Loyd's best position is right back, but like Morrow he can play elsewhere. The first of Loyd's three USMNT caps was actually at left back, and he's filled in at center back from time to time as well. He's got decent speed and strength, but really catches the eye with his leaping ability. There have been times when the UNC product has shown some strong ability to jump into the attack and help, but generally he's had to be the more conservative fullback for FC Dallas when playing opposite Jair Benitez.

Benitez, incidentally, is why Loyd might not be so easy to acquire. The Colombian will be 35 before the preseason starts; as we just saw with De Ro, it's hard to justify keeping old players after a bad season. If Dallas decides to move on without Benitez, their as-yet-unnamed new head coach will have to decide whether he trusts Michel to defend well enough to play there. If not, FCD might want to keep Loyd around.

For United, acquiring Loyd (and his salary of $92,372.50) would probably mean moving Chris Korb to left back. This would still improve the starting lineup, because whether or not Korb is better at left back than right back - jury's still out on that - he's still better than anyone else on the team at left back. Overall he's a slightly less interesting prospect than Morrow, but he'd still pretty clearly improve United's starting eleven.

Josh Williams

This post is starting to sound like a broken record: Versatile fullback, struggling team, re-shuffle out of desperation, new guy takes his jerb. Williams was first-choice at right back for the Columbus Crew and scored three goals early in the season. However, when Brian Bliss took over for Robert Warzycha, he wanted a more attack-minded team and turned to Crew Academy product Chad Barson instead.

While Williams never quite looked like a natural out on the right (he came into MLS as a center back), his overall athleticism is still very impressive, and he's not an oaf on the ball or lacking the soccer IQ to make a difference for United. It doesn't hurt that he's been steadily improving since being drafted in 2010. On the financial side, the price ($52,313) is certainly attractive for what Williams brings to the table.

United could use a boost in athleticism and size, and Williams would instantly be the best target (by far) in the box on free kicks and corners. Where he'd fit into the starting lineup would be an interesting question: Williams at right back would see Korb to left back, which would be an improvement. He could also provide serious competition at center back, though with Dejan Jakovic and Ethan White available he'd be redundant. Jakovic's future might still be up in the air given his salary and inconsistency, though, so bringing in Williams and saving $150,000 might not be the worst idea.

Of course, all of this might be moot, as the Crew just re-signed Williams, an indicator that new coach Gregg Berhalter might go with him over Barson (or at least sees him as the Crew's fifth-best defender, which means he'll play a lot even if he's not first-choice). It never hurt to ask, though, and Berhalter doesn't strike me as someone who wears blinders when it comes to a long-term plan. Williams is good, but not irreplaceable, and it could be that Berhalter prefers the flexibility of allocation money.

Johnny Leveron

This Honduran international pushed his way into a starting role with the Vancouver Whitecaps for a while this season, before serial tinkerer Martin Rennie went in a different direction because that's just what he does.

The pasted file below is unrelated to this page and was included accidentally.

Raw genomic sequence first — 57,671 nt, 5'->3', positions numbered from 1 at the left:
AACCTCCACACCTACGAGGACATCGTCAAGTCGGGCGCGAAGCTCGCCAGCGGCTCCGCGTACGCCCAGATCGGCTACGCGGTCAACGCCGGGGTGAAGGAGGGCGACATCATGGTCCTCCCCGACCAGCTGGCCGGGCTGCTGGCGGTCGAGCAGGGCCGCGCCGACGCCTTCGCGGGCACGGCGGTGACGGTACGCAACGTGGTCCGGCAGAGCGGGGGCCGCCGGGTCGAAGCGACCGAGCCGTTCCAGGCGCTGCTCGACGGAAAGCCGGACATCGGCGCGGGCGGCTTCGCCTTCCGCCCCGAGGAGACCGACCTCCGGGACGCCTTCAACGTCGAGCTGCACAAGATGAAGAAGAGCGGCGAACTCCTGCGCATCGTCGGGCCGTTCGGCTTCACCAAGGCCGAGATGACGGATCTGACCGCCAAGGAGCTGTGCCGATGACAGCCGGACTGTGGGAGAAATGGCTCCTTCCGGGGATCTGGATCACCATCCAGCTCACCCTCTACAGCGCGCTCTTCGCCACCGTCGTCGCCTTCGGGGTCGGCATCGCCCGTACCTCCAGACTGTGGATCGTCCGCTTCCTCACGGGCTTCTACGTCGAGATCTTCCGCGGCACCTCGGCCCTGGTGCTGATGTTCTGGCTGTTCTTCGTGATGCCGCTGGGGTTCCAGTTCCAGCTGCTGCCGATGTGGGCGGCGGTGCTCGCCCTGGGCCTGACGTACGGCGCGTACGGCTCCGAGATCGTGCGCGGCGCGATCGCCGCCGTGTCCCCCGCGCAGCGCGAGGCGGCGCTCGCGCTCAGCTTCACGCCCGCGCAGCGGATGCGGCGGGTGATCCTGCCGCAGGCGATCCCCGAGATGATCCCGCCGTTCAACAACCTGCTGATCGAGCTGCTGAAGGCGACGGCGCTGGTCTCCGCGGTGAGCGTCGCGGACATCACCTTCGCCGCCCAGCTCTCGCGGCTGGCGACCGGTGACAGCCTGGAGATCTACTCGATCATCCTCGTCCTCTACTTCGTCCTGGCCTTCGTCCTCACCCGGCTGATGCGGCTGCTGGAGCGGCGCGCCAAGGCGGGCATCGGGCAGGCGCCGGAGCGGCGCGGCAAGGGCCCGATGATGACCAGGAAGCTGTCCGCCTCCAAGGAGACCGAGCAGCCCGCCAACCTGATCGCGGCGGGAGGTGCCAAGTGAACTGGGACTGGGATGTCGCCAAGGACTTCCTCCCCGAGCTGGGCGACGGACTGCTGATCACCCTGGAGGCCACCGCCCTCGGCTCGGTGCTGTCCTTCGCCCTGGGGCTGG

Leveron isn't necessarily a superstar waiting to happen, but at 23 years old and making just $60,000, it's hard to ignore a guy who already has 22 caps for Honduras (though he's currently on the fringes and likely is only going to Brazil if someone else gets hurt). He's also a more cultured defender than we've had in a while, able to play out of the back capably and relying on his reading of the game more than simply overpowering people. This comes from the fact that he's also a pretty decent defensive midfielder (not that we need one).

It's hard to say what Carl Robinson whoever the future Whitecaps head coach is will do at center back given Andy O'Brien's age, Jay DeMerit's injury history, and Carlyle Mitchell's being not very good. It could be that Robinson sees Leveron as vital. However, it seems more likely that Leveron is an afterthought for Vancouver, and he'd make a very cheap upgrade over using Woolard at center back, or pulling Kitchen out of his best position to fill in. 23 year old national teamers don't grow on trees, and in MLS they don't make a hair over the league minimum either.

Stephen Keel

I'm not going to sit here and tell you that career back-up Keel is the answer for United's need to improve their starting center back. He isn't.

What Keel is for our purposes is a solid veteran with a low price - $46,500, the lowest price you can pay a grown-up in MLS - which is to say he's something United usually has not had in the Dave Kasper era. For whatever reason, Kasper has preferred to build rosters that are one center back too shallow, and more often than not it shows. Jakovic and White have both tended to have injury problems in their careers, and what's left are guys that are undersized and not natural center backs. We played James Riley at center back in the season finale!

FC Dallas is undergoing a huge re-organization now that Hyndman is moving on, and they have four true center backs ahead of Keel assuming everyone is healthy. Even if Ugo Ihemelu is forced to retire due to concussion issues, Keel won't get time ahead of George John, Matt Hedges, or Walker Zimmerman. At 30, Dallas probably has no reason to keep him around as depth when they already have plenty of depth.

For United, though, Keel makes a lot of sense. There's no need to find yourself short of center backs when a guy like Keel is (probably) available for literally the least amount of money you can hire an MLS player for. The sort of trade involved would be along the lines of "4th round draft pick" or "rights to Charlie Davies," not some huge amount of allocation money or our #1 draft pick.

In other words, we should be calling FCD today trying to make this happen. Keel is the kind of player that every team in MLS has to call on from time to time. Look at this year's playoffs, where guys like Eric Brunner and Lovel Palmer are starting for Houston and RSL, respectively. Are they great players? No. Are they good enough to fill in without a huge drop in your team's chances of victory? Yes, and that's something United could use.